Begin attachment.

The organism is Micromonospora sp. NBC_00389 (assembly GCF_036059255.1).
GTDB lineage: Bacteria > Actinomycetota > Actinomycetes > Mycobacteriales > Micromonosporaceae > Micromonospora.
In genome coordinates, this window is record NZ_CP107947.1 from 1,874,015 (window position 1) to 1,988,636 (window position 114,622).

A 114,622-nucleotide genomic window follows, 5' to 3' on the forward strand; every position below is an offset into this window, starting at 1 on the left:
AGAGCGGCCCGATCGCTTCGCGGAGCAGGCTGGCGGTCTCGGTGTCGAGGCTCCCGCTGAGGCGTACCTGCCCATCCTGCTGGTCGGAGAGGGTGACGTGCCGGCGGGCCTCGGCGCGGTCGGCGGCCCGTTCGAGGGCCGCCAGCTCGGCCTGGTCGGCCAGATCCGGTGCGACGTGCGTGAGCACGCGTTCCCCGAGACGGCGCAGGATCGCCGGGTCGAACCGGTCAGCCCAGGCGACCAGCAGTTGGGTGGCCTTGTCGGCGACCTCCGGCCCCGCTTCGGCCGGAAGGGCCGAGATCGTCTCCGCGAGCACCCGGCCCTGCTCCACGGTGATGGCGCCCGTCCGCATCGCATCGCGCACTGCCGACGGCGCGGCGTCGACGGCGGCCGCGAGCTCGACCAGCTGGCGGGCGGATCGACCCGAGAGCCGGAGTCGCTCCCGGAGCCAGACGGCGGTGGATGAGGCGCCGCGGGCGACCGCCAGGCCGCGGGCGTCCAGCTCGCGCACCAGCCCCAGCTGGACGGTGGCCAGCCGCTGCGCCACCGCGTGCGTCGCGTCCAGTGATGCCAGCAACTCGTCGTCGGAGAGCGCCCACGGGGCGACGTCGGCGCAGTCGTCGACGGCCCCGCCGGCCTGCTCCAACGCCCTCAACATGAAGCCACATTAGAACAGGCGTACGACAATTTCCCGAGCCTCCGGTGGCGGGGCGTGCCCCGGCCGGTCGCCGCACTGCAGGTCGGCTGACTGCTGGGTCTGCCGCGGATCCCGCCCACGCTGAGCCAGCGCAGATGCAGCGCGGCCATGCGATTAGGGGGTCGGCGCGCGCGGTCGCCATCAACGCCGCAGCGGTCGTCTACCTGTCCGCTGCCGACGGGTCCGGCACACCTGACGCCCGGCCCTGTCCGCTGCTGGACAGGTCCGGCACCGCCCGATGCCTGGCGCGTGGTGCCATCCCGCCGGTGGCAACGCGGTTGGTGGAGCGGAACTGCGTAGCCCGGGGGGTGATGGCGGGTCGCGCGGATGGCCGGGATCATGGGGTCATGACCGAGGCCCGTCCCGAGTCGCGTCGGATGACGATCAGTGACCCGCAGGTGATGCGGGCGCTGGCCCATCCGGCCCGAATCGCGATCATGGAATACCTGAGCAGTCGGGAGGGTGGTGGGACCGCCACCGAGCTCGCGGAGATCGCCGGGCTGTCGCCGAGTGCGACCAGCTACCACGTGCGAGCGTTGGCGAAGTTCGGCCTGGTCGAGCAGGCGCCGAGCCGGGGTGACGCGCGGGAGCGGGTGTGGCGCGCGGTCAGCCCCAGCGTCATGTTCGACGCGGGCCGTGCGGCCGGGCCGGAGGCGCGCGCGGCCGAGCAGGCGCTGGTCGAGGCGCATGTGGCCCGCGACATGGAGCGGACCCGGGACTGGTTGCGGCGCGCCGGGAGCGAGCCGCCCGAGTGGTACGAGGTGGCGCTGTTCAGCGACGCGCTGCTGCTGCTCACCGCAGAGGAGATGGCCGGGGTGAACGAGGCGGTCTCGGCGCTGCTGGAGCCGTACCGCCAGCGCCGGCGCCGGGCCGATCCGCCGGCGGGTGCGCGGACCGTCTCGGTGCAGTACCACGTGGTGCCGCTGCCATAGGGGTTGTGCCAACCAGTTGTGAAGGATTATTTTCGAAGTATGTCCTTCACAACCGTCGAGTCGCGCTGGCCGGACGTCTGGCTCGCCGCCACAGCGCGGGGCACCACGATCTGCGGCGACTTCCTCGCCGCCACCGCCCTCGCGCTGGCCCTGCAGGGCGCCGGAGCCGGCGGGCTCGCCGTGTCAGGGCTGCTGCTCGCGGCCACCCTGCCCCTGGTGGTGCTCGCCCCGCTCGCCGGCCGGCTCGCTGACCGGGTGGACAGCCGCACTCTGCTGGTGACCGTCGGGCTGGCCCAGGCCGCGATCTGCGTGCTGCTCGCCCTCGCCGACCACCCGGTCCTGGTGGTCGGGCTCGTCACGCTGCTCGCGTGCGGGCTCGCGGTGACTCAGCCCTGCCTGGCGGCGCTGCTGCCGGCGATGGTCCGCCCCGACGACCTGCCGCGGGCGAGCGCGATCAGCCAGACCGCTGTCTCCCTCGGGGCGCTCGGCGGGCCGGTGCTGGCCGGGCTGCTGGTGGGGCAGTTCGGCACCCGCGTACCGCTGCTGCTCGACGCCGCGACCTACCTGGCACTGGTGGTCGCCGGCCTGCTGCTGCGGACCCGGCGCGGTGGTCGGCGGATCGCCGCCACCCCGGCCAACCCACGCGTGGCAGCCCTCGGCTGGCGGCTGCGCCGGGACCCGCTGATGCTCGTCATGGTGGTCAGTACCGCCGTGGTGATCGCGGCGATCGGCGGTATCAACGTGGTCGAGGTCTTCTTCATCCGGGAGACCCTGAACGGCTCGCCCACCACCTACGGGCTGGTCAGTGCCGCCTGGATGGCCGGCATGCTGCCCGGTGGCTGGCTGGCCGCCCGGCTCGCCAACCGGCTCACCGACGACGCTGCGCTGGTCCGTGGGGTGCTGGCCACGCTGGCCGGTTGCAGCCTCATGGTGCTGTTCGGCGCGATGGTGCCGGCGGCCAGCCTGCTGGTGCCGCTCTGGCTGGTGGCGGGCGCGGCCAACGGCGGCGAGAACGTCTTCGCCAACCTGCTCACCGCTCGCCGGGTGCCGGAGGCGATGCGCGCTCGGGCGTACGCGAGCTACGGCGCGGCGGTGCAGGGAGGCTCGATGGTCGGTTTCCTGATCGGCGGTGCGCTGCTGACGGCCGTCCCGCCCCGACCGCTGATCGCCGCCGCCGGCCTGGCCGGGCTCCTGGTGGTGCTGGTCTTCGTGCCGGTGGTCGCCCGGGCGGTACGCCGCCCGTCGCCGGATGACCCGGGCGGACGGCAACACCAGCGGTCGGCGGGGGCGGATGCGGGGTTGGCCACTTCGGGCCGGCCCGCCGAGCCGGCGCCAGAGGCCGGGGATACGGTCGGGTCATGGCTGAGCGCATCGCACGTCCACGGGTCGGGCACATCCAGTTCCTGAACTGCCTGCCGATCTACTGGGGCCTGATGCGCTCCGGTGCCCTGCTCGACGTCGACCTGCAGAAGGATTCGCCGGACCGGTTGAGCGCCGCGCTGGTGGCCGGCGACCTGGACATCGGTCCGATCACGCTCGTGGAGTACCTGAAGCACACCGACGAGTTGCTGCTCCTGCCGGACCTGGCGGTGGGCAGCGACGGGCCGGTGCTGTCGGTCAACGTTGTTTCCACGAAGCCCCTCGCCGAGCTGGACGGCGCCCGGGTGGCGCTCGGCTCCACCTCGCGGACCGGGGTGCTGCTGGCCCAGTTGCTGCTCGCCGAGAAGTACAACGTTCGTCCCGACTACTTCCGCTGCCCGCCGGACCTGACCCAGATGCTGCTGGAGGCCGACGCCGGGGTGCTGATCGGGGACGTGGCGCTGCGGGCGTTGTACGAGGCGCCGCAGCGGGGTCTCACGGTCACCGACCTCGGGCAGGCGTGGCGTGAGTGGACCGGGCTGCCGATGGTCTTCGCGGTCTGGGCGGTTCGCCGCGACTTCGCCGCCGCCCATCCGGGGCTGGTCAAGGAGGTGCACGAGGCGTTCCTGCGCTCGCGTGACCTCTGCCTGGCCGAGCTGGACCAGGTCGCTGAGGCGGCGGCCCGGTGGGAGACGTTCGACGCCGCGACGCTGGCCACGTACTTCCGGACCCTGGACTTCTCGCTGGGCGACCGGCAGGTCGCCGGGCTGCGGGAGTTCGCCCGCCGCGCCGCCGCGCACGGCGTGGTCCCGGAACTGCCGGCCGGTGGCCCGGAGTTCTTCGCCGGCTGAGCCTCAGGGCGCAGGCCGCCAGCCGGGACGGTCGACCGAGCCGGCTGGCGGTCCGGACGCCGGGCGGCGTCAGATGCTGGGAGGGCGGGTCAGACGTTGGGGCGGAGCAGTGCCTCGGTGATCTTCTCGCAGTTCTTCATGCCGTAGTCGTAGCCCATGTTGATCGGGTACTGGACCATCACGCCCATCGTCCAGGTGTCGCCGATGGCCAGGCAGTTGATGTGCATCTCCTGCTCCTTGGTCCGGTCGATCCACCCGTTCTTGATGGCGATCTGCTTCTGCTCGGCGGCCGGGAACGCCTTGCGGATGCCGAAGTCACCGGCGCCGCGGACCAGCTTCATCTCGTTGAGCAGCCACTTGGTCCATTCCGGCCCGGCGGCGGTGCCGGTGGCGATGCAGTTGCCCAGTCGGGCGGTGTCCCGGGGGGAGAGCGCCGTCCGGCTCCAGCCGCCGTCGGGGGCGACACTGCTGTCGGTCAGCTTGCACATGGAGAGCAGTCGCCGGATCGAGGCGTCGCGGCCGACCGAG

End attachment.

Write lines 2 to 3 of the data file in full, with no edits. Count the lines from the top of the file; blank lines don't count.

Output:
GTDB lineage: Bacteria > Actinomycetota > Actinomycetes > Mycobacteriales > Micromonosporaceae > Micromonospora.
In genome coordinates, this window is record NZ_CP107947.1 from 1,874,015 (window position 1) to 1,988,636 (window position 114,622).